Marcel Duchamp’s interest in mechanical art and optical illusions led to the creation of his set of 6 discs known as Rotoreliefs. As an example of Duchamp’s ability to challenge the notion of what art is, Rotoreliefs can be seen as the next stage of his spinning, kinetic works—including his Precision Optics works and Anemic Cinema, a short movie clip that includes rotating images and spinning text, in collaboration with Man Ray in 1926.
Duchamp initially displayed these optical experiments in 1935 at Concours Lépine inventor’s fair in France. Rotoreliefs or play toys, as Duchamp called them at first, contained no sound, hence, were considered as decorated discs. Their primary purpose was to be spun on a turntable at 40-60 rpm, not less not more, to create an optical illusion that would change one’s perception of depth. When Rotoreliefs were spinning, they seemed as if they were 3D.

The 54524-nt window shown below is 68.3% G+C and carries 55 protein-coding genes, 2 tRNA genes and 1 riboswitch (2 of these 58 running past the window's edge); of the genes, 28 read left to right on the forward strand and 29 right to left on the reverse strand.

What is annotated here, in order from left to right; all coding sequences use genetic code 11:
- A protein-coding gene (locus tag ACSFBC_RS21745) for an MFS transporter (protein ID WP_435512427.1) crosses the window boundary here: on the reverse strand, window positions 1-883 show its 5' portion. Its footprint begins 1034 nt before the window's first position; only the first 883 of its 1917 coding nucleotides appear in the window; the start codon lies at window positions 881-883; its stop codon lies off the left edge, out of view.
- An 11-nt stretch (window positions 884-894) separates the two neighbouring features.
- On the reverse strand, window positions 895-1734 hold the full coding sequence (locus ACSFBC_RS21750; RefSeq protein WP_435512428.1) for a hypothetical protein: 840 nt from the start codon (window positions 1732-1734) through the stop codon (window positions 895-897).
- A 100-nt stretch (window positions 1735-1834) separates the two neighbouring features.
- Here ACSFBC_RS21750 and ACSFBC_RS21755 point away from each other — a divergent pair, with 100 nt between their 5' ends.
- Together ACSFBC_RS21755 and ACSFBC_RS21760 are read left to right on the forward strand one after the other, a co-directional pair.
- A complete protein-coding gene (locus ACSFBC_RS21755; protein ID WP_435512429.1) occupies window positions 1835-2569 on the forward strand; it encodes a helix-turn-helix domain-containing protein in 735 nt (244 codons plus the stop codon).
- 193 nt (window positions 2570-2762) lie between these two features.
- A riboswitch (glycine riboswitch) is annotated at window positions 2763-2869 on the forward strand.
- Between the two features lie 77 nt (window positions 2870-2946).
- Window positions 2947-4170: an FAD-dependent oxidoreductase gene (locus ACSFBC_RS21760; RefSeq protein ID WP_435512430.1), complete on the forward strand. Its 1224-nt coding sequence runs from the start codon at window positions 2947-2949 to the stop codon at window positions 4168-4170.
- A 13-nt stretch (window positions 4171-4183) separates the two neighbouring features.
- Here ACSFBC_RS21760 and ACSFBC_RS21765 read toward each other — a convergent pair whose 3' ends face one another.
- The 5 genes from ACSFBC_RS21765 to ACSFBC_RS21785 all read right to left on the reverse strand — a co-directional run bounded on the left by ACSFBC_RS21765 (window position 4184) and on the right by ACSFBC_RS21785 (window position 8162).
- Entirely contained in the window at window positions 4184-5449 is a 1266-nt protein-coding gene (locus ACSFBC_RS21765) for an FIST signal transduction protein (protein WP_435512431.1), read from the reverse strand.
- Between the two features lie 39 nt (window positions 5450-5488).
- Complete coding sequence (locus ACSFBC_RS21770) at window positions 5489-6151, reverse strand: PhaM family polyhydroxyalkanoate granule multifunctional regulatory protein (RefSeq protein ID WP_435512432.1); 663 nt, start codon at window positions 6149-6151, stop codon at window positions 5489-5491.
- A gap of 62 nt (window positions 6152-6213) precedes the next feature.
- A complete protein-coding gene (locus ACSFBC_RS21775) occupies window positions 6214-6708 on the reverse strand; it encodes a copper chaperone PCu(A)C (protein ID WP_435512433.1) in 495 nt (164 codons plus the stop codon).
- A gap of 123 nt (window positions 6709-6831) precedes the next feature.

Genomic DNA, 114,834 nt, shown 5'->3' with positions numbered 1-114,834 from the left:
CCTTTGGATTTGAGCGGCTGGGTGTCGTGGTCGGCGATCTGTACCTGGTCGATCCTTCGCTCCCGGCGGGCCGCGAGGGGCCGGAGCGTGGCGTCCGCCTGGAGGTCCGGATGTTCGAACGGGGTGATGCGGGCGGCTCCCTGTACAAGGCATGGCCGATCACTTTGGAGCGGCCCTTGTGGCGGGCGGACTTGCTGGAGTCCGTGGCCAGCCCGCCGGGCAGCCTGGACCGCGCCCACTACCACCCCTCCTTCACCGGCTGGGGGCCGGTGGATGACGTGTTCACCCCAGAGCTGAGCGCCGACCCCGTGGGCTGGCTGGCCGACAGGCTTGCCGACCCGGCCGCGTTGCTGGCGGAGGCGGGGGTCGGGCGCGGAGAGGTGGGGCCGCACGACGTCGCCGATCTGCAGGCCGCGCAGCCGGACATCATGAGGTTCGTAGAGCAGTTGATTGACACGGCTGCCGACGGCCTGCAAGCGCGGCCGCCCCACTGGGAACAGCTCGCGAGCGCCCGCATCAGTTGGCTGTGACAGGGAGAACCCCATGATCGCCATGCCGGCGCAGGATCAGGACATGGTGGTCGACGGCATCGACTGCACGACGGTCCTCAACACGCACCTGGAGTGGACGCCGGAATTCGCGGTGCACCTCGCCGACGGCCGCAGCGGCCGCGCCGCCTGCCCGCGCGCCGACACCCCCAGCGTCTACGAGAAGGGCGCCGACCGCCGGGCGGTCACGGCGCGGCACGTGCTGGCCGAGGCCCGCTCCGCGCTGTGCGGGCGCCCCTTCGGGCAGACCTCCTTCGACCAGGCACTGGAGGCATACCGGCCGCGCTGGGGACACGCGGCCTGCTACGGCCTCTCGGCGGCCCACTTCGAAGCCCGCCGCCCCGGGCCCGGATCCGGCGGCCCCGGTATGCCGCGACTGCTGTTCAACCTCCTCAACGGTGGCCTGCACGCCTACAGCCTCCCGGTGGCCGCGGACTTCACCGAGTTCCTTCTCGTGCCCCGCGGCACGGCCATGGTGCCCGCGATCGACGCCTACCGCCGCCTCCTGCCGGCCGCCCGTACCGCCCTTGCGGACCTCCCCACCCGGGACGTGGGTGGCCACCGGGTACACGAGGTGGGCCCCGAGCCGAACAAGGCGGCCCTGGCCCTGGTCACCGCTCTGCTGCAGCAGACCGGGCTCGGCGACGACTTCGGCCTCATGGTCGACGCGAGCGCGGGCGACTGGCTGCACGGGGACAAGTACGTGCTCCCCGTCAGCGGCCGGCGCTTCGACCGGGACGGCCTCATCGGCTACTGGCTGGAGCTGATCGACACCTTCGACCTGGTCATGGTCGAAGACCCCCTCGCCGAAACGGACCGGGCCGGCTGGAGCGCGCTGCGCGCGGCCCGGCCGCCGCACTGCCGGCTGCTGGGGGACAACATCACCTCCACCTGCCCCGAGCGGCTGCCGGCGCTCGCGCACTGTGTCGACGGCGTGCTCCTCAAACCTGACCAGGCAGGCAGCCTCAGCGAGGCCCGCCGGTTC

Duchamp made 500 sets of Rotoreliefs. Some of them featured in experimental movies such as Jean Cocteau’s Blood of a Poet (1930) and in Hans Richter’s Dreams that Money Can Buy (1947). Sadly, 300 were lost throughout World War II, and to date, only a few of them can be found in Museums such as Guggenheim, Detroit Institute of Art, and Carnegie Museum of Art.
Eighty-three years after the initial display of his no-sound decoration discs, Duchamp’s Retoreliefs continue to remain exceptionally alluring.